In a typical implementation, the HES2 contents are included in the
   HIP I2 packet.  The following figure shows the resulting I2 packet
   layout.

      The HIP parameters for the I2 packet:

      IP ( HIP ( ESP_INFO,
                 [R1_COUNTER,]
                 SOLUTION,
                 DIFFIE_HELLMAN,
                 HIP_TRANSFORM,
                 ESP_TRANSFORM,
                 ENCRYPTED { HOST_ID },
                 [ ECHO_RESPONSE ,]
                 HMAC,
                 HIP_SIGNATURE
                 [, ECHO_RESPONSE] ) )

6.2.3  HES3

   The HES3 contains an ESP_INFO parameter, which has the SPI value of
   the sender of the HES3 for this association.  The ESP_INFO has also
   the keymat index value telling the point from where the ESP SA keys
   are drawn.

   In a typical implementation, the HES3 contents are included in the
   HIP R2 packet.  The following figure shows the resulting R2 packet
   layout.

      The HIP parameters for the R2 packet:

      IP ( HIP ( ESP_INFO, HMAC_2, HIP_SIGNATURE ) )

6.3  HIP ESP Rekeying protocol - HER

   Like in HES, this section describes the rekeying protocol with


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   conceptual packets.  In an implementation, the information is
   inicluded in other packets, providing appropriate protection.

6.3.1  HER1

   During ESP transport form usage, the HER1 packet is used for
   initiating rekeying.  The HER1 packet MUST carry an ESP_INFO and MAY
   carry a DIFFIE_HELLMAN parameter.

   Intermediate systems that use the SPI will have to inspect HIP
   packets for ones carrying HER1 information.  The packet is signed for
   the benefit of the intermediate systems.  Since intermediate systems
   may need the new SPI values, the contents cannot be encrypted.

   In a typical implementation, the HER1 contents are sent in an UPDATE
   packet.  The following figure shows the contents of a rekeying
   initialization UPDATE packet.

      The HIP parameters for the UPDATE packet initiating rekeying:

      IP ( HIP ( ESP_INFO, SEQ, [ACK, DIFFIE_HELLMAN ] HMAC, HIP_SIGNATURE ) )

6.3.2  HER2

   During ESP transport form usage, the HER2 packet is used for acking a
   HER1.  The HER2 packet MUST carry an ESP_INFO and MAY carry a
   DIFFIE_HELLMAN parameter.

   Intermediate systems that use the SPI will have to inspect HIP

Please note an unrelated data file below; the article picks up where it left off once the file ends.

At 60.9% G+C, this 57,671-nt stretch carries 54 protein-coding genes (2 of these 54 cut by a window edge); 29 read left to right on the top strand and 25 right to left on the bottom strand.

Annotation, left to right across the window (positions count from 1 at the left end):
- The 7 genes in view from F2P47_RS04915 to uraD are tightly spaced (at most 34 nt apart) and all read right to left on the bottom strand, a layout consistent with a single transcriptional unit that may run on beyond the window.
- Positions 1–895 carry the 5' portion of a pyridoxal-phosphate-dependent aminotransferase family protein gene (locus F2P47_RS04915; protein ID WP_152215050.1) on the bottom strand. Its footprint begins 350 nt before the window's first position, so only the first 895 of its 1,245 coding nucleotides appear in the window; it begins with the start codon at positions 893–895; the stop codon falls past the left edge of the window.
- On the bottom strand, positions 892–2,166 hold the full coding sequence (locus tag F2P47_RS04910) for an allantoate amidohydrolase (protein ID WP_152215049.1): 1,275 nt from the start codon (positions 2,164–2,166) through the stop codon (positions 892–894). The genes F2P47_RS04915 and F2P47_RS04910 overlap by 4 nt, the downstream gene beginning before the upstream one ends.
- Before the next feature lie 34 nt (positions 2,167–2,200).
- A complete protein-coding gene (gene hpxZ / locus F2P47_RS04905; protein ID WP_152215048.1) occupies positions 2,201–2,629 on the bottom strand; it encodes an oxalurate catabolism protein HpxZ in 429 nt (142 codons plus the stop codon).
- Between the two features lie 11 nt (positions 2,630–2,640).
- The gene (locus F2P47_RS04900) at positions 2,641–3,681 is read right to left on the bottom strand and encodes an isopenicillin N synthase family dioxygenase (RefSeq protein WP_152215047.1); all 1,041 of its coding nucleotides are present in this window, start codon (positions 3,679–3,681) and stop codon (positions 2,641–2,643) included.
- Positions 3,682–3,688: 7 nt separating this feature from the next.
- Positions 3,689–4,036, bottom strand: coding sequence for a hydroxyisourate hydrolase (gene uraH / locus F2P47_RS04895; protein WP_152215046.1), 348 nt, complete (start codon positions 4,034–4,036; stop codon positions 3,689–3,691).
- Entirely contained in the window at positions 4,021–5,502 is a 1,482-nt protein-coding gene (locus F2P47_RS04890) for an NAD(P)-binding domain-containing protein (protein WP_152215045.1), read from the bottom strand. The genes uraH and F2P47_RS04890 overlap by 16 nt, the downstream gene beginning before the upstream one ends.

packets for packets carrying HER2 information.  The packet is signed
   for the benefit of the intermediate systems.  Since intermediate
   systems may need the new SPI values, the contents cannot be
   encrypted.

   In a typical implementation, the HER2 contents are sent in an UPDATE
   packet.  The following figure shows the contents of a rekeying
   acknowledgement UPDATE packet.

      The HIP parameters for the UPDATE packet:

      IP ( HIP ( ESP_INFO, ACK, [ DIFFIE_HELLMAN, ] HMAC, HIP_SIGNATURE ) )

6.4  ICMP messages

   The ICMP message handling is mainly described in the HIP base
   specification [5].  In this section, we describe the actions related


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   to ESP security associations.

6.4.1  Unknown SPI

   If a HIP implementation receives an ESP packet that has an
   unrecognized SPI number, it MAY respond (subject to rate limiting the
   responses) with an ICMP packet with type "Parameter Problem", the
   Pointer pointing to the the beginning of SPI field in the ESP header.






















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7.  Packet processing

   Packet processing is mainly defined in the HIP base specification
   [5].  This section describes the changes and new requirements for
   packet handling when the ESP transport format is used.

7.1  Processing outgoing application data

   Outgoing application data handling is specified in the HIP base
   specification [5].  When ESP transport format is used, and there is
   an active HIP session for the given < source, destination > HIT pair,
   the outgoing datagram is protected using the ESP security
   association.  In a typical implementation, this will result in a
   transport mode ESP packet to be sent.
   1.  Detect the proper ESP SA using the HITs in the packet header or
       other information associated with the packet
   2.  Process the packet normally, as if the SA was a transport mode
       SA.
   3.  Ensure that the outgoing ESP protected packet has proper IP
       addresses in its IP header, e.g., by replacing HITs left by the